The Band-Aid for our O-Line woes last year to shift guys out of their skilled positions was a supremely bad idea for many reasons, including that guys were suddenly playing an unfamiliar spot with unfamiliar communication expectations to unfamiliar teammates.
On top of that, it was done mid-season when there was very little time to figure out the new position and its required communication.
Just ask Louis Vasquez, a Pro Bowl left guard who suddenly was shifted outside to tackle.
"It strained us as a unit up front," Vasquez said, noting that keeping everyone in the same place helps the line gel, and that is key for an effective front. "That just helps everybody else's chemistry. Everybody feeds off of our energy and our chemistry, and it just gets to a point later in the season to where we don't even have to talk. We just know what each other [is] going to do and what each other [is] thinking."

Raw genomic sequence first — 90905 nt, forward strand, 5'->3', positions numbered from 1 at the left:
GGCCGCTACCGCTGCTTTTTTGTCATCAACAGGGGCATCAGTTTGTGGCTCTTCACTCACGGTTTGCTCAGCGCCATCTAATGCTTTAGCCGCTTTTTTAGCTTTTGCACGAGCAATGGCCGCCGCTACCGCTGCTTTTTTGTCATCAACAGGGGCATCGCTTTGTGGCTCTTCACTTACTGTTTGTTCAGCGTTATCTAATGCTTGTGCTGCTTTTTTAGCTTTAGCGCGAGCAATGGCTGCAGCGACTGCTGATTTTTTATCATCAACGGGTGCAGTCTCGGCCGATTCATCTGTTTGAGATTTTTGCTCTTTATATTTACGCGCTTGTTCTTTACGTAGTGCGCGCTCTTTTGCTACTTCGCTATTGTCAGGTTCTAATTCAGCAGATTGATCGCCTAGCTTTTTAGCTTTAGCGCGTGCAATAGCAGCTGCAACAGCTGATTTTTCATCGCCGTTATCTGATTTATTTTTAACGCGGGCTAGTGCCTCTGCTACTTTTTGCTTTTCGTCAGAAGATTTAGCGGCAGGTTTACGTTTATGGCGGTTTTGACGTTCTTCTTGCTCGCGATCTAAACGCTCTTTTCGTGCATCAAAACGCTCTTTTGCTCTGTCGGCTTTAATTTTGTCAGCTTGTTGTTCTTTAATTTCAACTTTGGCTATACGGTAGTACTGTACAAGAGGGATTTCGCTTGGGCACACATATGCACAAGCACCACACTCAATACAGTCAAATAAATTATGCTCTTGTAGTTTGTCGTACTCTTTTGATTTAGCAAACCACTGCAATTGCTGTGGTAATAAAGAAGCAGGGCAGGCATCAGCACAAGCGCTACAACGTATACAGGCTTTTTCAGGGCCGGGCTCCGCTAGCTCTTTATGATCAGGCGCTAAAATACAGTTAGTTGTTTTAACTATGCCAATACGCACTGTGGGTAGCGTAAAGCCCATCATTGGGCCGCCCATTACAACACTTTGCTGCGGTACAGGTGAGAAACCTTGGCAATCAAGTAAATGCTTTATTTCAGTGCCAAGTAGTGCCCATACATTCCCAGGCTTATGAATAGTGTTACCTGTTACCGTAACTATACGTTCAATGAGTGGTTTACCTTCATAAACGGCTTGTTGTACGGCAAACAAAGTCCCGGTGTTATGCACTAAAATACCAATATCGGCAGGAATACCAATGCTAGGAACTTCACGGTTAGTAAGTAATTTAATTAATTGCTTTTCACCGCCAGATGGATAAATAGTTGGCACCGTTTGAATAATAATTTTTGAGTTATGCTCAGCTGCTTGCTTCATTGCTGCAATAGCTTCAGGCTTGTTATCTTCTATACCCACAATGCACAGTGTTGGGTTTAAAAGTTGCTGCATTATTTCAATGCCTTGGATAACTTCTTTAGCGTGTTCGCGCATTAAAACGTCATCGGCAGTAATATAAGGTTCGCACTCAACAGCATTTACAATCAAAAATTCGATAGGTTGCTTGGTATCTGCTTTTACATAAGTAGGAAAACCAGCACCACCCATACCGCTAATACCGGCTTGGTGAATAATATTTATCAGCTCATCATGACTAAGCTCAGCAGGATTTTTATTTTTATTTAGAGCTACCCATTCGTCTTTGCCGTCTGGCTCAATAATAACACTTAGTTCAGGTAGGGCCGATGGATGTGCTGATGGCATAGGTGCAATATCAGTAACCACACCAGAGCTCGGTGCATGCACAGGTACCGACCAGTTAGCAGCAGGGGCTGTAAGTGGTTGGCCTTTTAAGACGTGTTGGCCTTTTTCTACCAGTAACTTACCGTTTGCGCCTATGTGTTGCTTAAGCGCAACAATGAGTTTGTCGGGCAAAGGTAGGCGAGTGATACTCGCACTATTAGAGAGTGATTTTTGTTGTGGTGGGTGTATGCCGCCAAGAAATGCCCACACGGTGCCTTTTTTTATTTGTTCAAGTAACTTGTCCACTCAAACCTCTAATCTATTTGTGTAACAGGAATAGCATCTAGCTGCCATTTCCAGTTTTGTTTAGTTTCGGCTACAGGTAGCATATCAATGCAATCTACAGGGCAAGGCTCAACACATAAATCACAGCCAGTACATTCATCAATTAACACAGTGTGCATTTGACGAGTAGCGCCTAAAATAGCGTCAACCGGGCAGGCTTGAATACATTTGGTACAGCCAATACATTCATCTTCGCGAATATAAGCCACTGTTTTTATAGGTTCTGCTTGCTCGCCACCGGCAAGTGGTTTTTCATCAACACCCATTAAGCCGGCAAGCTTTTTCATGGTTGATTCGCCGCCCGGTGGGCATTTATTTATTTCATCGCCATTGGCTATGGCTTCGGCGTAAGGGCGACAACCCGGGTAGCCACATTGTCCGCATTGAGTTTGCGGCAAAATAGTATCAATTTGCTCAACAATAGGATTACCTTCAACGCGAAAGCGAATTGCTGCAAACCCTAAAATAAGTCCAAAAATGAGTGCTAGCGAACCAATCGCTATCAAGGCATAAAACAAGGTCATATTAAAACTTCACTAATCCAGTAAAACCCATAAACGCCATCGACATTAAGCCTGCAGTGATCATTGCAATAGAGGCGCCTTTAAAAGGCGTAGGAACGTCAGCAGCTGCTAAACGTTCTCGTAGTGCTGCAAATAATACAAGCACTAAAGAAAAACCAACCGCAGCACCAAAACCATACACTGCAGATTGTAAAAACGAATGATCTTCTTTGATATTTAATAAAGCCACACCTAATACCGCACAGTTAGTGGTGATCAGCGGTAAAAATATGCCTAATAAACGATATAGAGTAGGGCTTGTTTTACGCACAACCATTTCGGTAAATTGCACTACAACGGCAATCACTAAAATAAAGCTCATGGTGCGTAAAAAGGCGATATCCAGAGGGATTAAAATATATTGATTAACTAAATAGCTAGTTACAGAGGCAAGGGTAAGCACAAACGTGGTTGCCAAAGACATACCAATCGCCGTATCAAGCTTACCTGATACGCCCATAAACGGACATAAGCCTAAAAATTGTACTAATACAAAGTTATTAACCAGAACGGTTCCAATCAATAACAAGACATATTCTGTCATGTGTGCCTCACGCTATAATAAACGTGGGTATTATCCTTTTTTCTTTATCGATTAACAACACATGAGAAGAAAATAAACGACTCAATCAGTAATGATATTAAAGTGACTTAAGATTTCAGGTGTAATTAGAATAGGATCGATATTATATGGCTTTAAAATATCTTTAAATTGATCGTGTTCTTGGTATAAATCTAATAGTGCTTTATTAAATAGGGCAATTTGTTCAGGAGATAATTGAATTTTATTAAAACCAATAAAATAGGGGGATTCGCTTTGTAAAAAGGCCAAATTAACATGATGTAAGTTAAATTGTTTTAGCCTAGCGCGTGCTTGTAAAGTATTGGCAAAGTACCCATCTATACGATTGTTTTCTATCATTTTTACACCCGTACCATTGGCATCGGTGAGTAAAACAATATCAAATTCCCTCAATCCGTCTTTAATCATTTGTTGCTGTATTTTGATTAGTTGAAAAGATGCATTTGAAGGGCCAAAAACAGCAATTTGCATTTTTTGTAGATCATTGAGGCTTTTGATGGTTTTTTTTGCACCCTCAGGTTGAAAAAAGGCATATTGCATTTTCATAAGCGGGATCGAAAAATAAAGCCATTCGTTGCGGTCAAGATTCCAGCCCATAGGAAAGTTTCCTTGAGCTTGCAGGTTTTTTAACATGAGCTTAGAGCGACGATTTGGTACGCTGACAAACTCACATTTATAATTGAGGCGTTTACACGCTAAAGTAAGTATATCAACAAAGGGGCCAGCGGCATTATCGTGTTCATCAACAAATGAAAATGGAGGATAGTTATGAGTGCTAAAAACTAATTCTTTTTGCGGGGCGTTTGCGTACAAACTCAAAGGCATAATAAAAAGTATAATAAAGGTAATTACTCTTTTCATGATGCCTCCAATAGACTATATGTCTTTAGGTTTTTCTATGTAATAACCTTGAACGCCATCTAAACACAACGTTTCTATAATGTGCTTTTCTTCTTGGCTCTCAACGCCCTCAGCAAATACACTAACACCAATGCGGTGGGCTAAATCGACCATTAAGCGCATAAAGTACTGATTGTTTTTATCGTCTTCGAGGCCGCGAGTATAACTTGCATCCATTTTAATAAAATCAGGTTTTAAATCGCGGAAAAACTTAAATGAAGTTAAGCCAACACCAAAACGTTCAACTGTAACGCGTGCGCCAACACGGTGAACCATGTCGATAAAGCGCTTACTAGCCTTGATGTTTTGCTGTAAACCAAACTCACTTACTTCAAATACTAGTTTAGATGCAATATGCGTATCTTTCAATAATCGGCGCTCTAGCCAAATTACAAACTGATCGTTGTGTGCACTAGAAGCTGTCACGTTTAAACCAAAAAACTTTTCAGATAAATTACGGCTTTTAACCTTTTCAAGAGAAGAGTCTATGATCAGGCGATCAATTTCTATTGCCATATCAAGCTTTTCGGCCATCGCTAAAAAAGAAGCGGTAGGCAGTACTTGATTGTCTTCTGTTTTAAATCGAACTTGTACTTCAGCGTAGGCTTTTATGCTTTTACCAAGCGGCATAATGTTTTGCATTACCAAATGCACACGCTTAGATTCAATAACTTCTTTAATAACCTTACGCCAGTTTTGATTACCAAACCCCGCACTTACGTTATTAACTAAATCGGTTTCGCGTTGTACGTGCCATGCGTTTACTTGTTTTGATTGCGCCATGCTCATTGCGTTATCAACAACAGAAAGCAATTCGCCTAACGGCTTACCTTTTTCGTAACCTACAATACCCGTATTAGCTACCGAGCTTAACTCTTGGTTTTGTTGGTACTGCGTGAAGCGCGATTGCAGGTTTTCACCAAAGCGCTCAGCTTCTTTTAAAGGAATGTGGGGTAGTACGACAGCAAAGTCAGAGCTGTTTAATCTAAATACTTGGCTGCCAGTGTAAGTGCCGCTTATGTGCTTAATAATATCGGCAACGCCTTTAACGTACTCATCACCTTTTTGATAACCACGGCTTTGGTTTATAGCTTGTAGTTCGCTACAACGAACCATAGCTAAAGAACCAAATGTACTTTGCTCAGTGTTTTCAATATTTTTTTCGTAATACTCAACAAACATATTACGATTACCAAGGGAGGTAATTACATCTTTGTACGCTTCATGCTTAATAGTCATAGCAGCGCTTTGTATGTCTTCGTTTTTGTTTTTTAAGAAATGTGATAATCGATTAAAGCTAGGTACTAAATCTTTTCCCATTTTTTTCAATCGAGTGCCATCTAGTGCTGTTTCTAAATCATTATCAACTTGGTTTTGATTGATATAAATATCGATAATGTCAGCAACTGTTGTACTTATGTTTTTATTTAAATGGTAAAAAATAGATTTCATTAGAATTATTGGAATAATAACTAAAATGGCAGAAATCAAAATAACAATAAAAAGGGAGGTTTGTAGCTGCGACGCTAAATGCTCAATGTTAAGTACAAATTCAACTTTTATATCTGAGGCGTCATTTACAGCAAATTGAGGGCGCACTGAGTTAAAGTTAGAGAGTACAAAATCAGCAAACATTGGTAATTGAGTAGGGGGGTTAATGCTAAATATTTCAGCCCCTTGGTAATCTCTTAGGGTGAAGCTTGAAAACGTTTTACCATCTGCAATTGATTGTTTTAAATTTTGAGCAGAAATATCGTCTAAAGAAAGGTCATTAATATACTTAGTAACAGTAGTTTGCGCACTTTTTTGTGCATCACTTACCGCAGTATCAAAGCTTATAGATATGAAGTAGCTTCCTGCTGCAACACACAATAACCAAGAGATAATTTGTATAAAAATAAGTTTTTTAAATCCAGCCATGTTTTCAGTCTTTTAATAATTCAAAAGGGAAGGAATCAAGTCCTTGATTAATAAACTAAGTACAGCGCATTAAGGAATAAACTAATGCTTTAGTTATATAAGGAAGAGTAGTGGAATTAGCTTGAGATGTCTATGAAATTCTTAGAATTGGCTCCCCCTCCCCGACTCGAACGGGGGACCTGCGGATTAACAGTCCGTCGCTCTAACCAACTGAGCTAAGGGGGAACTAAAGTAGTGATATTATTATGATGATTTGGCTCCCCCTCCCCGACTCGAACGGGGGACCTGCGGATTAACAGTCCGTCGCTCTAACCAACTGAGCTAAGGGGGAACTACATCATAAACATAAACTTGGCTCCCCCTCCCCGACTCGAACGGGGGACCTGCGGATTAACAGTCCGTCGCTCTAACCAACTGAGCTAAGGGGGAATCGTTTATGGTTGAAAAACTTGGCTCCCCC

Pro Bowl safety T.J. Ward pointed out the same chemistry benefit on defense. Although the Broncos had a talented roster at secondary, both Ward and Aqib Talib were new to the team along with defensive end DeMarcus Ware.
Ward believes wholeheartedly that a second year together is going to make a big difference.
"We had a talented secondary, but it's all about gelling together," he said. "That cohesion is only going to come with time. I think the more that we play together, especially in the secondary - me, Talib, Chris Harris and whoever steps into that safety role, we're going to need that type of gelling. We're going to get better with time."
And that time is best utilized by getting guys plugged in as early as possible, so they are playing as a unit and not individual defenders.
"It starts now in the meeting room and workouts," Ward said. "Everyone knows it doesn't mean anything until we get out there on the field."